Abu Musab al-Zarqawi, the head of Al Qaeda or “The Base,” a broad association of Islamic fighters from dozens of countries, told reporters, “Most of the violence carried out in Iraq is the work of an international armed group called ‘The Coalition.’”

    al-Zarqawi insisted that his group was only there to help Iraq become an Islamic state free from foreign occupation. “We will leave as soon as The Coalition leaves, and not a day earlier,” he said.

  17. Nick Caldwell
    June 26th, 2005 at 01:15 | #17

    Dalek mutants have been any number of shapes; from green tentacly things, to weird crab things, to silly gorilla puppet things.

    Did anyone read that tendentious piece in the Brizzie Courier Mail on Thursday about “Dalek”? Not only did it give away the whole plot of the episode, but it had to have a tiresome attack on the “political correctness” of making the Dalek sympathetic. Not that it really is all THAT sympathetic, having killed dozens of people (only one of whom really had it coming) and given that it basically offs itself because its racial purity has been compromised. And according to the Courier Mail’s writer, Britain’s “nanny state” is to blame for this alleged softness.

    I know the Moreton Bay Courier isn’t really the place to go for insight or sophisticated cultural intepretation, but good grief!

  18. June 26th, 2005 at 02:27 | #18

    We don’t get the Courier Mail here in Melbourne, so I definitely missed that piece.

    Interesting that the CM blamed the “nanny state” for the so-called softness. If I remember correctly, “nanny state” was coined sometime in the 80s as a pejorative for “welfare state”. The same welfare state that I was a resident of when I saw my first Dalek on the goggle box one Saturday evening in 1963 (or was it 64?) and it scared the living bejazuz out of me.

    They just don’t make nanny states the way they used to, do they?

    BTW, I liked muchly the way they souped up the Dalek with that rotating mid-turret arrangement.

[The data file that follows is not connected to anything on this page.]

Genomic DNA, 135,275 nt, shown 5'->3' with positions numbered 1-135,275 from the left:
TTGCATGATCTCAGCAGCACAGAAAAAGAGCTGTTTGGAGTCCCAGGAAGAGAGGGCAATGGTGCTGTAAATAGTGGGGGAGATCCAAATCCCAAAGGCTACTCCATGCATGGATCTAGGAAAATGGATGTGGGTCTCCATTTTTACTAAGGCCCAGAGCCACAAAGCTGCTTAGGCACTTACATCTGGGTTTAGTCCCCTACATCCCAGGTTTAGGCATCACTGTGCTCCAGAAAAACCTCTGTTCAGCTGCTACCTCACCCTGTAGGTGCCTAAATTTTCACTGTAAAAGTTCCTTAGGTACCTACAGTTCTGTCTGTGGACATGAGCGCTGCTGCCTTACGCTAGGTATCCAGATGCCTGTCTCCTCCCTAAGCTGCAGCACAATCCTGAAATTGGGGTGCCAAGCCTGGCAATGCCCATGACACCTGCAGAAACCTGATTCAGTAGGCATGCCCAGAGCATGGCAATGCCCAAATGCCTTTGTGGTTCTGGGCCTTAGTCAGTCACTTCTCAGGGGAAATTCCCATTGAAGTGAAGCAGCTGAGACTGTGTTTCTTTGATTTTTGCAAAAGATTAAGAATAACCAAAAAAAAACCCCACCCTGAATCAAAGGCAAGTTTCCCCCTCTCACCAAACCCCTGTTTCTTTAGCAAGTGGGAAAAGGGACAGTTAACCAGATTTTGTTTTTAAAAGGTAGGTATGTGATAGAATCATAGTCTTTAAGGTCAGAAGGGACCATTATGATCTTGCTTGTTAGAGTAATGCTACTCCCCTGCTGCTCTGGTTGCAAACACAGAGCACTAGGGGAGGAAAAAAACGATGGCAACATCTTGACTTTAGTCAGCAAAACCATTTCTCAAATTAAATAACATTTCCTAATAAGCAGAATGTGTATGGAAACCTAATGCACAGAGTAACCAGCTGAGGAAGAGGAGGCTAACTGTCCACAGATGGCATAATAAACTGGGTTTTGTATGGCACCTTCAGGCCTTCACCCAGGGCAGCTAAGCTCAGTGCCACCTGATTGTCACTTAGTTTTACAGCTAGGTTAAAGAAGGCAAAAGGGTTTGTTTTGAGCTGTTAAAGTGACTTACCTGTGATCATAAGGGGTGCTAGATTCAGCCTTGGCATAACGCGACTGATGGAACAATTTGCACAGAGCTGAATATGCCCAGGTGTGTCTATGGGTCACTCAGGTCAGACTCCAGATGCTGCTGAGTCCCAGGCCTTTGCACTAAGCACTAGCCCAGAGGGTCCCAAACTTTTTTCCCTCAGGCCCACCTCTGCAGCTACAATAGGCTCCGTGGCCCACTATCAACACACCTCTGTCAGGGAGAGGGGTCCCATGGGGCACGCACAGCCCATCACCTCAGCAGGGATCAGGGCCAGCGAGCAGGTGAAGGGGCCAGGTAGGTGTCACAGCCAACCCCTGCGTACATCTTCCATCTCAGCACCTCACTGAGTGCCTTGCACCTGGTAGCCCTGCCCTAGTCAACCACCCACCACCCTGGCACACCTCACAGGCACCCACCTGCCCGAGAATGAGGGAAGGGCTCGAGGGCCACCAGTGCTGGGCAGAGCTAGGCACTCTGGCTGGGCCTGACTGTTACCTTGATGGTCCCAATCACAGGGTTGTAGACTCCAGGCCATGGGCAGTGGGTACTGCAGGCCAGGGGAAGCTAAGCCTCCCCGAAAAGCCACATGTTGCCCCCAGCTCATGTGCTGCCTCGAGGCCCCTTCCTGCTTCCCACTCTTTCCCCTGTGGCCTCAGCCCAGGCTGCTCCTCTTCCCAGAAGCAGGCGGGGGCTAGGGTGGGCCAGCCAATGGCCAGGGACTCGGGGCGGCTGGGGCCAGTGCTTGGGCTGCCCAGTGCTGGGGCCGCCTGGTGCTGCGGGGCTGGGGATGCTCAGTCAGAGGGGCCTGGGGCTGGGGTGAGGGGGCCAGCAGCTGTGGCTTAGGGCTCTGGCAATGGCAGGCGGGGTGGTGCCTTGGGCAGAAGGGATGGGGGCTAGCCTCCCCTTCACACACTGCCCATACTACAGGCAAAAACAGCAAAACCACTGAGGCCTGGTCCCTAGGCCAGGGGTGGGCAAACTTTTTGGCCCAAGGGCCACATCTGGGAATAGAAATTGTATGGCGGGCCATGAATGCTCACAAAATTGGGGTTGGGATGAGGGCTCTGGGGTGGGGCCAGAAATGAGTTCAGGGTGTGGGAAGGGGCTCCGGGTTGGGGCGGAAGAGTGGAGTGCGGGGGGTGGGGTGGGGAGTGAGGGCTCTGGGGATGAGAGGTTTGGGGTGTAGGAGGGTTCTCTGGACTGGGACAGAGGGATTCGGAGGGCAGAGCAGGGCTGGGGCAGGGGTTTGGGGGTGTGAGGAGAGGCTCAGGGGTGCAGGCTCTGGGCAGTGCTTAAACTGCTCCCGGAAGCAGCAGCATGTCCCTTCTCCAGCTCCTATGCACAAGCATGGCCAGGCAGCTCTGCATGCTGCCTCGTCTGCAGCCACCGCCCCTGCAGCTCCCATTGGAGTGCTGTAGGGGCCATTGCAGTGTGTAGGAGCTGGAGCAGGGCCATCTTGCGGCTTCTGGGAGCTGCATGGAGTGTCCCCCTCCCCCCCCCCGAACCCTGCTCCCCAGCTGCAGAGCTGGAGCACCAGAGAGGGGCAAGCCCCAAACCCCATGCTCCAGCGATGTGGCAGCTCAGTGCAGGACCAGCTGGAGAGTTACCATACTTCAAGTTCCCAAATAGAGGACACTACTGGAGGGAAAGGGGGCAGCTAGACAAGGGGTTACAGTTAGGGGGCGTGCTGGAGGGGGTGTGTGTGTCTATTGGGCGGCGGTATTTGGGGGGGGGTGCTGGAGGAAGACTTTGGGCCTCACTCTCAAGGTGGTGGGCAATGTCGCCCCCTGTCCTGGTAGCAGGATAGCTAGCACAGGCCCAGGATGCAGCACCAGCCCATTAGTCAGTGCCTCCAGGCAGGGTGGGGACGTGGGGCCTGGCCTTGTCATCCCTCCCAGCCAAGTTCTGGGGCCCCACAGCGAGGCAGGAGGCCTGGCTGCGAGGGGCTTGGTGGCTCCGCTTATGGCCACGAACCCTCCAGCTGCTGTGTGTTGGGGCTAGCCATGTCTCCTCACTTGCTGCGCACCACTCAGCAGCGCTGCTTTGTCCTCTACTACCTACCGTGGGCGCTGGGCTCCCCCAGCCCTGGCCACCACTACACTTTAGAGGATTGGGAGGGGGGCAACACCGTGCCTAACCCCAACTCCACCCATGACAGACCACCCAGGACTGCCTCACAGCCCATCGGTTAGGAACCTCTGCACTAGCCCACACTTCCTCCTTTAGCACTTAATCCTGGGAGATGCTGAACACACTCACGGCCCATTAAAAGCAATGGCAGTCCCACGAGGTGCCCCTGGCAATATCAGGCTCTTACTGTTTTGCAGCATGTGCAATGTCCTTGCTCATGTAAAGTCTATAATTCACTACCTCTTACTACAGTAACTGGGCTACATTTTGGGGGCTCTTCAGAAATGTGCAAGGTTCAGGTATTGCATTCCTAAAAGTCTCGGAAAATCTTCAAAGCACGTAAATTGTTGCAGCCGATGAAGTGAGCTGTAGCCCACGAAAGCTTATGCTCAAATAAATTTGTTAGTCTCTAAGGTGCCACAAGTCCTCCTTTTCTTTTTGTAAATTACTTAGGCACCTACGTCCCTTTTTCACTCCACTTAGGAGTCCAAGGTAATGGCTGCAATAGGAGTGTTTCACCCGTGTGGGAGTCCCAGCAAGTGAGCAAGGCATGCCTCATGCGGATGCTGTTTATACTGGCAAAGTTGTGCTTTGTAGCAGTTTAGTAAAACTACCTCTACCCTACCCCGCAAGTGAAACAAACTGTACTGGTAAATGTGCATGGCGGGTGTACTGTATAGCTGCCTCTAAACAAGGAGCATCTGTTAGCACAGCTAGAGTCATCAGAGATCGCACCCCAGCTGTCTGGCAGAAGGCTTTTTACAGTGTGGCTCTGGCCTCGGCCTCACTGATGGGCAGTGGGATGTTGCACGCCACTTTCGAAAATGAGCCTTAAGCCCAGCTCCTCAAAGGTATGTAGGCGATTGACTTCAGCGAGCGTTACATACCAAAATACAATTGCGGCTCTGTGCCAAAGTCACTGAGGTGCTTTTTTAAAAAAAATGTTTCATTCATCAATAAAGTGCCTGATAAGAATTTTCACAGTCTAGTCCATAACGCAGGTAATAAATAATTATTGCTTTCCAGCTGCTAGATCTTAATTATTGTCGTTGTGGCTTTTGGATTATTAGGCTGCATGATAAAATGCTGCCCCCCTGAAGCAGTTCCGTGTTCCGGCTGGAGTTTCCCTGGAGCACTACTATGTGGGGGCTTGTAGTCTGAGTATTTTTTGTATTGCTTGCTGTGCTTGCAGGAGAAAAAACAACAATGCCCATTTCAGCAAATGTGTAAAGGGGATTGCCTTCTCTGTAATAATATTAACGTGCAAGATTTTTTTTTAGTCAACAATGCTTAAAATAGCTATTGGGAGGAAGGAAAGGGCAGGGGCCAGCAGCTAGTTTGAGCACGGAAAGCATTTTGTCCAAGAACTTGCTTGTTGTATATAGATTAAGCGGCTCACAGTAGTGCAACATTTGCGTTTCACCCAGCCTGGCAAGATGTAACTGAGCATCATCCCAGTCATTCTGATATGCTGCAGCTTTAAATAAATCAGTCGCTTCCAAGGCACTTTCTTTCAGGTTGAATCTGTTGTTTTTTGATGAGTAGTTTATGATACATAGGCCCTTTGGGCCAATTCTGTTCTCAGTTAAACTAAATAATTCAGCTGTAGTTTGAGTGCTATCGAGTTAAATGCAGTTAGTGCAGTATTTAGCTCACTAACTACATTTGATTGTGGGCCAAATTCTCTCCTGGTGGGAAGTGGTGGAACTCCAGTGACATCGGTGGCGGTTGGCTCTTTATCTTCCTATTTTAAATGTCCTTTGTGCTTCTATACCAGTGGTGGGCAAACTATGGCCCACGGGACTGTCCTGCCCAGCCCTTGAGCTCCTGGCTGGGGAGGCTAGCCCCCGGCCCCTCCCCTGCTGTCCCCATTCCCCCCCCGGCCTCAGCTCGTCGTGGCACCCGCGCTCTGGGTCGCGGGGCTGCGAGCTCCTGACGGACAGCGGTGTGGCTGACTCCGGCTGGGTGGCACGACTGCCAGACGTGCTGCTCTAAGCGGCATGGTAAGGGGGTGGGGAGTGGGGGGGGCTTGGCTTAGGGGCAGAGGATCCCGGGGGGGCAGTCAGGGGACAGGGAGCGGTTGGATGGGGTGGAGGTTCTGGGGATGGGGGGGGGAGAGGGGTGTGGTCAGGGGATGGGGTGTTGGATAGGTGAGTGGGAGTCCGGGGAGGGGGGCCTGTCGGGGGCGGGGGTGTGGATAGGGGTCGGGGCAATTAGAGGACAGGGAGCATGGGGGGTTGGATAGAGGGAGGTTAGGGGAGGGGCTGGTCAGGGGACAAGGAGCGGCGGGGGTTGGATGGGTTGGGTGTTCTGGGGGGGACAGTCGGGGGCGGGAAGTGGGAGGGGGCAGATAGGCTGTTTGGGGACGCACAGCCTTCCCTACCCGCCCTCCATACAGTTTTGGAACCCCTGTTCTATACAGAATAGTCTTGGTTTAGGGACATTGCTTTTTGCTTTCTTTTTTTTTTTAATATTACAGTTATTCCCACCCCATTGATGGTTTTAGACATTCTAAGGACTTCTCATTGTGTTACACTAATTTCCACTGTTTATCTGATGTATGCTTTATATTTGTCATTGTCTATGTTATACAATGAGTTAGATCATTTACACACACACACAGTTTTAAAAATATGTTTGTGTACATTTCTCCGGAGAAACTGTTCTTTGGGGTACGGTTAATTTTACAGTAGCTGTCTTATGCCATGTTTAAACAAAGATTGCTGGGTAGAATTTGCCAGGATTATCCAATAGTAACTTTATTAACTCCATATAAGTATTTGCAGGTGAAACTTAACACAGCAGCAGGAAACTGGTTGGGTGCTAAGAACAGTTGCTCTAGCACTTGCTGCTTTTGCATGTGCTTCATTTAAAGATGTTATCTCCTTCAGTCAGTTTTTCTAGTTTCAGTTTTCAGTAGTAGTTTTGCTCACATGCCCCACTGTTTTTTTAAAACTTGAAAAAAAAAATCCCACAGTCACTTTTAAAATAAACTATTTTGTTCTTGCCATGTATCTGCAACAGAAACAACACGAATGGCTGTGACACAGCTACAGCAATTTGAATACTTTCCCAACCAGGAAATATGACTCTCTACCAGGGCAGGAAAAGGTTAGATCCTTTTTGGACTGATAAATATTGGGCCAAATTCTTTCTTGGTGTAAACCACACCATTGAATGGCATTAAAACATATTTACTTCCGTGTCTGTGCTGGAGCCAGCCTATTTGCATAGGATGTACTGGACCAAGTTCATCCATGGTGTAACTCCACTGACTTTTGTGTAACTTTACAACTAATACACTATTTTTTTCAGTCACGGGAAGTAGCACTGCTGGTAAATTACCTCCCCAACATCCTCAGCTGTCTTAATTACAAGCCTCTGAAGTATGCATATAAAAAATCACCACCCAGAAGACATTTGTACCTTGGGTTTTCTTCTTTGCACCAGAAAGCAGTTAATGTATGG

19. Ian Gould
    June 26th, 2005 at 08:41 | #19

    It’s never the end of the Daleks.

  20. Nick Caldwell
    June 26th, 2005 at 09:22 | #20

    Gummo, yes, it’s startlingly ahistoric. And it’s another example of how American conservative talking points get smuggled into Australian discourse via the Murdoch rags.

    When the ABC repeated the first Dalek story about 18 months back, I was suprised at how much character the Daleks had to begin with. They were clearly rather sad creatures, crippled as much by their xenophobia and fear as they were by the limitations of their armour.

  21. Razor
    June 26th, 2005 at 11:20 | #21

    I reckon the Daleks will be back. Had trouble keeping up with the demise of both the Daleks and the Bangladeshi batting order at the same time (WST).

    On the Iraq issue, if the terrorists were really interested in the Coalition Forces leaving Iraq, all they need to do is stop the violence. The question that the anti-war and anti-US lobby fail to logically answer is why the terrorists fail to understand this simple truth and act upon it?

    The second question that the anti-war and anti-US Lobby fail to adequately answer is if the terrorists are purely fighting to get the Coalition out of Iraq, how come they attack Iraqi civilians? And why aren’t they rounudly condemned for it?

  22. Katz
    June 26th, 2005 at 12:27 | #22

    No Razor. The glass is completely full. The most sophisticated and expensive war machine the world has ever witnessed, the best that borrowed Chines money can buy, bogs down and stalls in a country of 25,000,000, in the face of perhaps 20,000 activists and perhaps the passive hatred of 70% of the population. (I’m willing to haggle down to 50% and up to 90%.)